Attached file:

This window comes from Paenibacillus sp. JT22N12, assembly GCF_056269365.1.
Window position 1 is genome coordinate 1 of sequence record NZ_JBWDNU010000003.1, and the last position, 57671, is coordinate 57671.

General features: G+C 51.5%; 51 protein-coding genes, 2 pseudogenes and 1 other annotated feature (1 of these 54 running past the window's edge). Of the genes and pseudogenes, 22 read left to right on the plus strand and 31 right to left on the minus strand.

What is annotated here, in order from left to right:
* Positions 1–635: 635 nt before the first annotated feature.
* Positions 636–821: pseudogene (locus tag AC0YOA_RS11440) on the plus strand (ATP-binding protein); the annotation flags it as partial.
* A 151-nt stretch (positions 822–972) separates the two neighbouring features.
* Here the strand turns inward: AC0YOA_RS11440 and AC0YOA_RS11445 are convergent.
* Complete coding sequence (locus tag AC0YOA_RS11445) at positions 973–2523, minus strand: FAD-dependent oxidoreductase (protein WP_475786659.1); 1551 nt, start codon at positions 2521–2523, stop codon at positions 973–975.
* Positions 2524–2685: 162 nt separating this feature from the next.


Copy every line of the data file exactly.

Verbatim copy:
This window comes from Paenibacillus sp. JT22N12, assembly GCF_056269365.1.
Window position 1 is genome coordinate 1 of sequence record NZ_JBWDNU010000003.1, and the last position, 57671, is coordinate 57671.

General features: G+C 51.5%; 51 protein-coding genes, 2 pseudogenes and 1 other annotated feature (1 of these 54 running past the window's edge). Of the genes and pseudogenes, 22 read left to right on the plus strand and 31 right to left on the minus strand.

What is annotated here, in order from left to right:
* Positions 1–635: 635 nt before the first annotated feature.
* Positions 636–821: pseudogene (locus tag AC0YOA_RS11440) on the plus strand (ATP-binding protein); the annotation flags it as partial.
* A 151-nt stretch (positions 822–972) separates the two neighbouring features.
* Here the strand turns inward: AC0YOA_RS11440 and AC0YOA_RS11445 are convergent.
* Complete coding sequence (locus tag AC0YOA_RS11445) at positions 973–2523, minus strand: FAD-dependent oxidoreductase (protein WP_475786659.1); 1551 nt, start codon at positions 2521–2523, stop codon at positions 973–975.
* Positions 2524–2685: 162 nt separating this feature from the next.